The Wnt signaling pathway regulates an astounding array of processes during development and homeostasis in animals, and its misregulation leads to numerous syndromes and degenerative diseases in humans. How Wnt ligands can activate context-specific signals downstream of the Wnt receptor complex is not well understood. The long-term goal of this work is to understand the molecular mechanisms that mediate context- dependent Wnt signaling during development. The Dishevelled (Dvl) protein is a central hub of Wnt signal transduction that integrates and transduces upstream signals through distinct cytoplasmic cascades. The regulation of this enigmatic protein in the Wnt pathway remains one of the enduring unsolved problems in this field. Recent work has emphasized the critical importance of cytoplasmic Dvl puncta for Wnt signaling via the Wnt/?-catenin signaling pathway, but how these puncta influence ?-catenin nuclearization is poorly understood. In sea urchins, Dvl puncta accumulate in a specialized domain in the egg cortex at the vegetal pole, and these structures correlate with highly restricted activation of Wnt/??-catenin signaling in vegetal blastomeres. In addition, functional studies have shown that Dvl is only able to activate Wnt/??-catenin signaling in vegetal pole blastomeres. These observations suggest that molecules that co-localize with Dvl in puncta at the vegetal cortex may regulate Dvl activity during Wnt/??-catenin signaling. A procedure has been developed in the applicant's laboratory to isolate biochemical quantities of sea urchin egg cortices with attached endogenous Dvl puncta. Hence, the overall objective of this application is to identify Dvl partner proteins in puncta from isolated egg cortices that mediate localized activation of Dvl during embryogenesis. The central hypothesis is that Dvl puncta are scaffolds for localized activation of Wnt/??-catenin signaling in early embryos, and that Dvl-associated proteins in puncta regulate Dvl function in this pathway. The rationale that underlies this research is that Dvl-associated proteins in puncta are attractive candidate molecules for context-specific regulation of Dvl activity. Using excellent immuno-reagents to Dvl produced in the laboratory, several putative Dvl associated proteins from egg and cortex lysates have been identified using Dvl Co-Immunoprecipitation followed by mass spectrometry. In this application, two of these proteins will be functionally analyzed to determine their roles in regulating Dvl localization, stability, and activation during early embryogenesis. Te contribution of the proposed study is identification of critical Dvl partner proteins that may regulate its activity in Wnt signaling. The significance of this contribution is that it will provie novel insight into mechanisms of context-dependent Dvl regulation and Wnt signaling during embryonic development and tissue homeostasis. As Wnt signaling is highly conserved and broadly deployed, our results may be extrapolated to better understand aspects of development in other species as well as the molecular basis for many human diseases. These advances will identify novel targets for pharmacological interventions of these diseases.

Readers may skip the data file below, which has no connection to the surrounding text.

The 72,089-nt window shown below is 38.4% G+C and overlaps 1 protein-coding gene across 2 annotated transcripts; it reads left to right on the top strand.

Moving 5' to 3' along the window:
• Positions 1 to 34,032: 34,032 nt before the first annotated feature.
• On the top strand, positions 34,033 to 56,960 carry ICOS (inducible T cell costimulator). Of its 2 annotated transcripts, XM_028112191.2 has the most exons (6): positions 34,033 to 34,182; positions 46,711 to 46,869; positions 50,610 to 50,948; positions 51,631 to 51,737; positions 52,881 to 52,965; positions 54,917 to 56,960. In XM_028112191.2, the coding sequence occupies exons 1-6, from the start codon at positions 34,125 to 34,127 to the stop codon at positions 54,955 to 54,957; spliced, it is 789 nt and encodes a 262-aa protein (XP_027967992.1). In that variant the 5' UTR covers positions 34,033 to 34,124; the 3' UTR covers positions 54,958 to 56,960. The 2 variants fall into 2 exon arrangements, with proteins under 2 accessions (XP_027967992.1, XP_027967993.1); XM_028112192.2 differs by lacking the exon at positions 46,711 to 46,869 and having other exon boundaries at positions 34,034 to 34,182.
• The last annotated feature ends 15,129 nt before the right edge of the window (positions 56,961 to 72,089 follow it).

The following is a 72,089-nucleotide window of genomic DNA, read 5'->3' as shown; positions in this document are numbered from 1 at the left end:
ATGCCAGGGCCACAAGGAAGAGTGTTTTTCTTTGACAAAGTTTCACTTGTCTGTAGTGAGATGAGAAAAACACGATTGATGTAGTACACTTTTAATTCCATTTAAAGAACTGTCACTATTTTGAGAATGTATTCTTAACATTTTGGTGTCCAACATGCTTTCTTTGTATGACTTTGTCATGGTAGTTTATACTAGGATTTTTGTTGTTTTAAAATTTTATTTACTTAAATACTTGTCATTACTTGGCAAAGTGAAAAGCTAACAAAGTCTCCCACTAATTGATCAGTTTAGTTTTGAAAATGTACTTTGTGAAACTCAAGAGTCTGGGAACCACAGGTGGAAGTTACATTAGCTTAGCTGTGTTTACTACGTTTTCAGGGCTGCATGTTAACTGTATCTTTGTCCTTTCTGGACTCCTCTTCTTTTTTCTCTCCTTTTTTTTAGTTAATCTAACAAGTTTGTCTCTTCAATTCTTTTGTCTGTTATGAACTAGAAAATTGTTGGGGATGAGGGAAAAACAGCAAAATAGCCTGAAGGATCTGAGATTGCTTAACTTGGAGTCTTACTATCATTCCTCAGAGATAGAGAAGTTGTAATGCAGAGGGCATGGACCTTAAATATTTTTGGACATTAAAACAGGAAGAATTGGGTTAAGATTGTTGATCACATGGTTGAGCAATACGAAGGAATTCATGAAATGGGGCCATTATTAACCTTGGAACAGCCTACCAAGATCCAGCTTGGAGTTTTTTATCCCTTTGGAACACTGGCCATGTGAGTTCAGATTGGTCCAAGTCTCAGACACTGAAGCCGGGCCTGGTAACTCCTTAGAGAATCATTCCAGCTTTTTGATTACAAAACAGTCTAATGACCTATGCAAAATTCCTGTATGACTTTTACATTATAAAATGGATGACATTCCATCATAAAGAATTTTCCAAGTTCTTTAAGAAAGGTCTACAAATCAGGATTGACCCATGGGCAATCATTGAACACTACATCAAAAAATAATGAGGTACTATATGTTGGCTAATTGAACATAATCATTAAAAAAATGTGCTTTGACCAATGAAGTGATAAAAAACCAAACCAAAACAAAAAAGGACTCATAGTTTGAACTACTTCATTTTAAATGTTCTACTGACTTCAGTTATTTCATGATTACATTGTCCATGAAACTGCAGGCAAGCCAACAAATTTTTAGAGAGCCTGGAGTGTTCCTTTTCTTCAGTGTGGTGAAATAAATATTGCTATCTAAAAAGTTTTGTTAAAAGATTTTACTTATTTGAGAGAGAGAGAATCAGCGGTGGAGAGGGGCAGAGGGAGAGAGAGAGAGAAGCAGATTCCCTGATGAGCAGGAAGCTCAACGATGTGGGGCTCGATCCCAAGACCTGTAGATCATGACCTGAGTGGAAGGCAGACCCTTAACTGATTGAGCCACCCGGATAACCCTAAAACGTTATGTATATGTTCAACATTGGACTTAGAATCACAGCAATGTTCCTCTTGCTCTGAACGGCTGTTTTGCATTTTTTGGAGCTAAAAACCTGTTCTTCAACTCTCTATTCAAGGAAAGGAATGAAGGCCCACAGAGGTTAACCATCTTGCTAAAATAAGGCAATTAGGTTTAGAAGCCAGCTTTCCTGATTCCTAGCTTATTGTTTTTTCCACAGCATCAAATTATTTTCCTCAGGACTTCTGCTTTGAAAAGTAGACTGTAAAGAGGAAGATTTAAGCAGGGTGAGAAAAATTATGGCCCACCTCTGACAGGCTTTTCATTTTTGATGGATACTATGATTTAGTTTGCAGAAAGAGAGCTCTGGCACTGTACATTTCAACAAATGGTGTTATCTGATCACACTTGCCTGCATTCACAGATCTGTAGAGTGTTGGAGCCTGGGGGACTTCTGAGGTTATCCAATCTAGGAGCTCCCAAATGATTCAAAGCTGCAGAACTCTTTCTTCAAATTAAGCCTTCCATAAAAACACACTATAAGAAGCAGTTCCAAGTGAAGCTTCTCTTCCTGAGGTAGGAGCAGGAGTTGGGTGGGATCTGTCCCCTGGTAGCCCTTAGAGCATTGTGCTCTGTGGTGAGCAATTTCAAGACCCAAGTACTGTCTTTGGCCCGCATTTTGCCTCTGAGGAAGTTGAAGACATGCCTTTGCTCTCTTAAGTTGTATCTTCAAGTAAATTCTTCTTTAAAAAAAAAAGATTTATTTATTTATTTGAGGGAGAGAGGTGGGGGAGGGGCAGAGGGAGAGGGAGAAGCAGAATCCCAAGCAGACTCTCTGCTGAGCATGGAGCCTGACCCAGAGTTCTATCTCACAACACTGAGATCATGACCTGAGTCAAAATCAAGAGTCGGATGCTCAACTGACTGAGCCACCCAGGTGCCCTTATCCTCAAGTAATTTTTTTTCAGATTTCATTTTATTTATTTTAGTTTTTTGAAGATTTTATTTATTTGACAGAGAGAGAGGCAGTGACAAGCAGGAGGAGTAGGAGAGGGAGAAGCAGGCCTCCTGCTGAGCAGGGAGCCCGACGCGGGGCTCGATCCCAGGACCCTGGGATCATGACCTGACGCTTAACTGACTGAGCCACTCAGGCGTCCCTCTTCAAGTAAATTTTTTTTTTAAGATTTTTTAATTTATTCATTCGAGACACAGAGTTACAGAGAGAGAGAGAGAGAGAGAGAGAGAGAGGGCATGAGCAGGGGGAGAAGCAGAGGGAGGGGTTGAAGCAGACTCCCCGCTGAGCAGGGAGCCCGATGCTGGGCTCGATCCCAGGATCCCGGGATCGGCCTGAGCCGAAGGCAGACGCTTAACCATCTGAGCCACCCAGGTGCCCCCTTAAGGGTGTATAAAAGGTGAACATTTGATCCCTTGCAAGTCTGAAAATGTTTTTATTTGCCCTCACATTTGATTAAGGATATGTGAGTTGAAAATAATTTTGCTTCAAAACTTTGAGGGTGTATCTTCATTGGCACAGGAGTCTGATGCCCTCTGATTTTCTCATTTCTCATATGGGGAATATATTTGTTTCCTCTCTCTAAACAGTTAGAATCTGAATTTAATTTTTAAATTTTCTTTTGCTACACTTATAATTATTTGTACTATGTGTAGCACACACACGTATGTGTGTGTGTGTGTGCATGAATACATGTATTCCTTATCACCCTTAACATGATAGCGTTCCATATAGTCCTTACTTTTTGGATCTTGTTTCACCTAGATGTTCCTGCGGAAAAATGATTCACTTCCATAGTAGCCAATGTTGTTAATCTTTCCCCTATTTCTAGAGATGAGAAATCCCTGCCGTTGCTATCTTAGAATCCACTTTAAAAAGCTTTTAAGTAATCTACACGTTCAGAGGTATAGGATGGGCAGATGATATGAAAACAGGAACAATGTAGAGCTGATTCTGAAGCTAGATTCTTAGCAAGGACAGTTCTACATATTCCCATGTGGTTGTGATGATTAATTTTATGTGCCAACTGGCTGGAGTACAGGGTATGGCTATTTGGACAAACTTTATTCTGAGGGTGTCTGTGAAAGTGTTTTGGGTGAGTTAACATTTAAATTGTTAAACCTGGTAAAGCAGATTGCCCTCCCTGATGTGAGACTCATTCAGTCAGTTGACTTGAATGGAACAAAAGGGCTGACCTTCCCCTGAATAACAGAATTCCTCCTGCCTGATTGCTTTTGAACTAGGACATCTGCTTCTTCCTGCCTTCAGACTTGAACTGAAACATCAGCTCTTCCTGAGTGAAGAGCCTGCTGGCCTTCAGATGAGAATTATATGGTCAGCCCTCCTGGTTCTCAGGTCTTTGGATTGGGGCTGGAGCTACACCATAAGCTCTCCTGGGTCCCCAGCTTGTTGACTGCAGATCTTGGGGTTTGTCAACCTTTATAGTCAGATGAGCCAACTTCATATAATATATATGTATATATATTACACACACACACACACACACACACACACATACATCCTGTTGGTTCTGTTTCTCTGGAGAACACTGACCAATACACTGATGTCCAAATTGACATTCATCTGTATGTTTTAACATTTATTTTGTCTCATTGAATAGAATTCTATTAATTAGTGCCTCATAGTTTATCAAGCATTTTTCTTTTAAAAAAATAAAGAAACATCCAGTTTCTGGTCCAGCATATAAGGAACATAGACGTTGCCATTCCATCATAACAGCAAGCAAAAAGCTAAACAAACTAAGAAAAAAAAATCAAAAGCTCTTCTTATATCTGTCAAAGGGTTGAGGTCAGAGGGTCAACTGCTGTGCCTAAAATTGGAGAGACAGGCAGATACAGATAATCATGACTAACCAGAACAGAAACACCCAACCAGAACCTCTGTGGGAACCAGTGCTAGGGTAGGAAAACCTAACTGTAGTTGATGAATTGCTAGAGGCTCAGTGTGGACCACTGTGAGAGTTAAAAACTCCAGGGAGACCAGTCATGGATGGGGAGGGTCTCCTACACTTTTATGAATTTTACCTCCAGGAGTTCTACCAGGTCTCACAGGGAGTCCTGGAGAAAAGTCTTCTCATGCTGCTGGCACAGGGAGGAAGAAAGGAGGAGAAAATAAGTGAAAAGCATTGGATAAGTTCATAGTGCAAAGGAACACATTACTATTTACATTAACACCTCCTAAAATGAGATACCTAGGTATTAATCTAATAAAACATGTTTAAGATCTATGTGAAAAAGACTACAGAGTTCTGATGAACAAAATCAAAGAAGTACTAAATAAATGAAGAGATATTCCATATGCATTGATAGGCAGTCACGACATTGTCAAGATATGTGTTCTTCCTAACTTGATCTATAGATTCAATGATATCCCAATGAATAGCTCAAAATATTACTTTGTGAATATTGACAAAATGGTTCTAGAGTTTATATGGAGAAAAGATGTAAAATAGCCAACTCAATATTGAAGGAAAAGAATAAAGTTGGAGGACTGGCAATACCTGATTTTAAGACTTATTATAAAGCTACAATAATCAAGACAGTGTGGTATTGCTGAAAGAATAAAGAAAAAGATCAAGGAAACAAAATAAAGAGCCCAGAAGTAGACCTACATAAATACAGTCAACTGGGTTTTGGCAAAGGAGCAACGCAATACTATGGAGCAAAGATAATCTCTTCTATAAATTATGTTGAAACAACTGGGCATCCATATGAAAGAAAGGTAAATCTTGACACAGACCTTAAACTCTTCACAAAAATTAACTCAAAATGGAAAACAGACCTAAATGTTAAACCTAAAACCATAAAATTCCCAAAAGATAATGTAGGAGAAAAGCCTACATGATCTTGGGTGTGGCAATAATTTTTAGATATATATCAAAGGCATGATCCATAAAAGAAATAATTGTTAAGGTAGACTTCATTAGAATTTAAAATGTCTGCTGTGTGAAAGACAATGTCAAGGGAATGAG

The proposed research is relevant to public health because the discovery of novel mechanisms of context- dependent activation of Wnt signaling will increase understanding of how specific degenerative diseases and cancers develop in humans when Wnt signaling goes awry. Thus, the proposed research is relevant to the part of NIH's mission that pertains to developing fundamental knowledge that will help with treatment of human disease. The identification of context-dependent regulators of the Dvl protein will provide additional targets for therapeutic intervention when Wnt signaling is misregulated during human disease progression.